Intuitive eating

Daniel Grizelj / Getty Images

I live in Los Angeles where almost every mom I know is on a diet. And not just any diet, either–a trendy diet!

Keto, paleo, Whole 30 and especially intermittent fasting (ultra trendy) are the hot topics at every play date and girls’ night out. Even when we try to talk about books and politics, we end up making pacts to cut out gluten or go vegan. Surely, we think, there’s a secret formula to weight loss, and if we keep experimenting, we’ll find it.

Of course, the problem with restrictive dieting is that it rarely works long term. The moment I lose those 5-10 pounds standing between me and my jeans, I start gaining them back again. I know I’m not the only one. I mean, look at Oprah. She can literally do anything she sets her mind to–except stay the same size. So what is the answer?

Not dieting, according to nutritionist Alyse Levine MS RD, creator of the Eating Reset program. “Every single diet out there is basically telling you that you don’t know what’s best for your body,” she said. “The diets tell you to ignore those internal cues, actually fight them, as if hunger’s a bad thing. But you’re a human being—you’re not a machine. Your actual biological needs shift from day to day. If you don’t respond accordingly, you’re going to end up feeling deprived and unsatisfied and more likely to overeat or binge.”

What is Intuitive Eating?

Instead of blindly following a one-size-fits-all diet, Levine encourages her clients to practice intuitive eating, which is, good news, an anti-diet. “The primary goal is to have a healthier relationship with food, feel physically good and never have to diet again.”

The basics of intuitive eating are listening to your body’s internal cues and not having judgment over your food choices. We’re all so programmed to think in terms of good vs. bad foods or allowed vs. forbidden foods. But Levine said to focus on “what amount and combination of foods leave you feeling good.”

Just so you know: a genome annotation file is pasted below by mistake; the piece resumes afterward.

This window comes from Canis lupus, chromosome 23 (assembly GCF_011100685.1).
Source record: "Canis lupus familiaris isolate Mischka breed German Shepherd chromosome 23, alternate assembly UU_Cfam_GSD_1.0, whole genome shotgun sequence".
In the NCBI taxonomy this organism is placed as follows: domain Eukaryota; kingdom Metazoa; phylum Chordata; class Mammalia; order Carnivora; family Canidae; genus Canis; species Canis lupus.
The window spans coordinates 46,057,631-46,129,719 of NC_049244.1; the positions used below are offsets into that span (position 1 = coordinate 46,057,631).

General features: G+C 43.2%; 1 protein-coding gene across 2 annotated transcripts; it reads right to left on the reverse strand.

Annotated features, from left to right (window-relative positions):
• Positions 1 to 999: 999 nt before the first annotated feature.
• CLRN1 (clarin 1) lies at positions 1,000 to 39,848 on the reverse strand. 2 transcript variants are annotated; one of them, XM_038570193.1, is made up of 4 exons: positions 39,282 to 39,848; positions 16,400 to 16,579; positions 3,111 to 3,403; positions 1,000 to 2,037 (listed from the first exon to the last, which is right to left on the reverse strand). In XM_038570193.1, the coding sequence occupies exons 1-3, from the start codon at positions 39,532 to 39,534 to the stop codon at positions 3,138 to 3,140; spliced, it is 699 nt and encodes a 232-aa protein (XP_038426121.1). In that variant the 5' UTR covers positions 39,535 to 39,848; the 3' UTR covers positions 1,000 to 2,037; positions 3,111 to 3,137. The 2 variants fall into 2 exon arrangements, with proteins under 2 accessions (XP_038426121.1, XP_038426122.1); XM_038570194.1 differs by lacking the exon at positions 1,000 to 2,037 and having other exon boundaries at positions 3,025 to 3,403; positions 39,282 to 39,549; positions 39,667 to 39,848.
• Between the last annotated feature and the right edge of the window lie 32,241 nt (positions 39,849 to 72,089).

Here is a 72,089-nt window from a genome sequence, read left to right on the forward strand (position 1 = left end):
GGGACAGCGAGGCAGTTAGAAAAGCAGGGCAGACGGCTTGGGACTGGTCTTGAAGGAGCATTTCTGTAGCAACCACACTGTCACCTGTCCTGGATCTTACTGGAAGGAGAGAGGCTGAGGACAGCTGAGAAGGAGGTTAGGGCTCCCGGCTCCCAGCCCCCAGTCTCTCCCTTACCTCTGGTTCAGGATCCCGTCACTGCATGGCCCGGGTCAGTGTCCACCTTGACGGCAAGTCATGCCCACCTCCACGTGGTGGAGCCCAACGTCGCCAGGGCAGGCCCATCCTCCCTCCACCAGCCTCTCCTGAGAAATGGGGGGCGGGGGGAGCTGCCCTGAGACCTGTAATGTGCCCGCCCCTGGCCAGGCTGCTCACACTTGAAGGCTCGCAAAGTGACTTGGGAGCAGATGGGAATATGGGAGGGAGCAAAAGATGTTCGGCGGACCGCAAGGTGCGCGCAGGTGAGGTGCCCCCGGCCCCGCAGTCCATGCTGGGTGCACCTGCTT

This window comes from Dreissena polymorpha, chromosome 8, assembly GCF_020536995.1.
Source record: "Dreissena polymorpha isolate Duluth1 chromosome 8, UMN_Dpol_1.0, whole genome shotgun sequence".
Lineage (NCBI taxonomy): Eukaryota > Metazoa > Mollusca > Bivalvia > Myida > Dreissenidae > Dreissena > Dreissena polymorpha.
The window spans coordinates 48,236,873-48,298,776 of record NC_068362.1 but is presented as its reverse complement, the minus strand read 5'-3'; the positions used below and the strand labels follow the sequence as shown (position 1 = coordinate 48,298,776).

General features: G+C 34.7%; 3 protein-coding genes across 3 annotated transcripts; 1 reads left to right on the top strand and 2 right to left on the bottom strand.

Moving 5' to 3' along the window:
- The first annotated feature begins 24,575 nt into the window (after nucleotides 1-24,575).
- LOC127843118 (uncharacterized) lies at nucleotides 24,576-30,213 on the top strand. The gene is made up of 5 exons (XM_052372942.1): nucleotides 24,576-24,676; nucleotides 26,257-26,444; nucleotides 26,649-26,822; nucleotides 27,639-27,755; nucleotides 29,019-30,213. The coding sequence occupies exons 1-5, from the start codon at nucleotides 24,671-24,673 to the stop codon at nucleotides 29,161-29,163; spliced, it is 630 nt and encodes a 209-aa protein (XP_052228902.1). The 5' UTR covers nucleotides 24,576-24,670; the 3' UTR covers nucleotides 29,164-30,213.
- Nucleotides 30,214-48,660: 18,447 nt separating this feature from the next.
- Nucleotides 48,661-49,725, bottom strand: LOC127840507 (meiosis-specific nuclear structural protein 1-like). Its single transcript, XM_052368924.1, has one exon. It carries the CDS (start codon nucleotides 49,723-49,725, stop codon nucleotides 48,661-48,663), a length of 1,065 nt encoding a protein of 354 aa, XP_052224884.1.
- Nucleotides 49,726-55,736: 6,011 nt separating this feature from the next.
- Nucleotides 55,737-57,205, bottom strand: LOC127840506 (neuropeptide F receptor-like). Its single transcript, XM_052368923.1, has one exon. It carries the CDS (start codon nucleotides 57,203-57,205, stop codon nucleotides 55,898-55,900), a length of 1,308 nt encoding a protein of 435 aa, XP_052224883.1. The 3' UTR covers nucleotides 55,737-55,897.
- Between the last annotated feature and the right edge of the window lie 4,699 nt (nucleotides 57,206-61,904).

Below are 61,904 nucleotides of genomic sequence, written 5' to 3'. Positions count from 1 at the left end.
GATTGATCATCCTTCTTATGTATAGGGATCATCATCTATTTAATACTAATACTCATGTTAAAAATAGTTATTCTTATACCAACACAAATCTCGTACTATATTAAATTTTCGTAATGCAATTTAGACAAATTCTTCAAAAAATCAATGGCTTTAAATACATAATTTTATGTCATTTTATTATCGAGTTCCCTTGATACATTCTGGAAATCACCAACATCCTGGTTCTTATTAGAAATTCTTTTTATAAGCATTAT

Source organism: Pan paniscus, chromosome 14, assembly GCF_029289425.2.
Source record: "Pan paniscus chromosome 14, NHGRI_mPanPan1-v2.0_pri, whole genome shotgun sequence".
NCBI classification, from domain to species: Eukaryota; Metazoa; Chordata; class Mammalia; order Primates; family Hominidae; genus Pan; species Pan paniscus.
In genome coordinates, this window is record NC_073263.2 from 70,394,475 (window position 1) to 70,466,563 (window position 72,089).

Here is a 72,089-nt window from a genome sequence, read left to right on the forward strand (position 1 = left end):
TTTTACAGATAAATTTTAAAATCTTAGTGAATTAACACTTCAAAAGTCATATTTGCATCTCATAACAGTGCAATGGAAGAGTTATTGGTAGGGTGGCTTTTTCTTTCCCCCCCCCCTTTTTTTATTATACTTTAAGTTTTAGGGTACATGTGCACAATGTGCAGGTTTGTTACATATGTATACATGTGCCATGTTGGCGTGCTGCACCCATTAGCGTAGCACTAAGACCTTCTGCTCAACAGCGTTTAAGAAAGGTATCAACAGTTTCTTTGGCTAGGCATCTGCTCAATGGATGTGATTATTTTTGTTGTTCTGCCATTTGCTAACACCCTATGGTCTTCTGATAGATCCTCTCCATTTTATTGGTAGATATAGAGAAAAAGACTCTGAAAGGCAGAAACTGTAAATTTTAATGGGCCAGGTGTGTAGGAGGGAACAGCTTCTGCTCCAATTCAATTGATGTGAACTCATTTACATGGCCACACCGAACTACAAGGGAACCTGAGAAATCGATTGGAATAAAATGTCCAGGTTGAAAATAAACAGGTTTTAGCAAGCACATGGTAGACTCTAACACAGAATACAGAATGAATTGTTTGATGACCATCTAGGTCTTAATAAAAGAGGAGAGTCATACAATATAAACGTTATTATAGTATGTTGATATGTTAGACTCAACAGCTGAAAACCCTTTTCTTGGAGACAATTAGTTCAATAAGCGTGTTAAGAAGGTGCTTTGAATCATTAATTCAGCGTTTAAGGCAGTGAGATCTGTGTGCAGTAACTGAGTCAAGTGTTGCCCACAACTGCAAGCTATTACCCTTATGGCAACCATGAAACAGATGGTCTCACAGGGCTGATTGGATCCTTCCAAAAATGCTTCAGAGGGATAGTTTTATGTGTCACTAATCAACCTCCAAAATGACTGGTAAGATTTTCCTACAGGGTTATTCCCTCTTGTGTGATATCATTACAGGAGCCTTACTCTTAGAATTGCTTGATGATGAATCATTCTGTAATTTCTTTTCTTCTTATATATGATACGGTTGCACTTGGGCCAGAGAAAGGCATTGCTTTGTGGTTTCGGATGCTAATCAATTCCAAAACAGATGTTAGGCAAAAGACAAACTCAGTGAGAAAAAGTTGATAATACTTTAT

A good place to start is eating mindfully. That means paying attention, enjoying what you’re eating and not multi-tasking while eating. “The irony is that most people who come to my office think they struggle with the weight because they love food so much, but the way they eat is so mindless, they’re not even tasting it,” said Levine. “So I try to really focus in on getting them to become more mindful eaters so that they first and foremost can get more satisfaction out of their food but also register when they’ve had enough.”

Levine uses the hunger/fullness scale to help her clients assess their own needs. On a scale of 1 to 10, 1 is ravenous, 10 is stuffed, and 5 is neutral. “We’re aiming to go into meals with about a 3 – a mild to moderate physical feeling of hunger – and you want to come out feeling no more than a 7,” meaning comfortably full. It takes practice to find that point of satisfaction without overeating, and journaling can help.

How to Know if You’re Really Hungry

Of course, many of us use food as a crutch. We don’t just eat when we’re hungry; but also when we’re bored, tired, anxious, socializing or just need a break. Practitioners of intuitive eating choose to eat mostly when they’re actually hungry. Kind of a radical idea, no?

If you’re not sure whether you’re truly hungry, Levine recommends taking “The Fruit Test.” When you’re craving junk food, ask yourself, would an apple satisfy me right now? If the answer is yes, then congratulations, you’re hungry. Eat the apple and see if you still need more food. If fruit doesn’t appeal to you, only potato chips, then you’re probably not actually physically hungry, so find something else to do, like take a walk, call a friend or do some deep breathing.

Another tool Levine uses is the “rule of fourths.” Whatever you’re eating, divide it into four pieces. “After each quarter, it’s a reminder to put that food down, take a deep breath and check in. Am I still enjoying what I’m eating? Am I even tasting what I’m eating right now? Am I still hungry? And if you are, by all means, go have another quarter and then go onto that same questioning before you have any more. If you have these check-ins, it helps bring the spotlight back to the meal and prevent you from missing out on all that satisfaction.”

The Importance of Self Care

Overeating happens when we’re exhausted or stressed. That’s why self care is a crucial part of intuitive eating. “If you’re not meeting your other needs, if you’re not sleeping enough, if you don’t have downtime, if you don’t have other outlets – you’re going to keep turning to food,” said Levine. “So you have to make sure your other needs are met and you have enough self care and ‘you time’ in place so food isn’t that go-to crutch.”

And if you’re looking at Alyse Levine’s gorgeous headshot and thinking “What the heck does she know about real life?”, just know that she is a mother of FOUR. Makes you want to try intuitive eating, doesn’t it?

 

Read on to get your best Mom-Bod: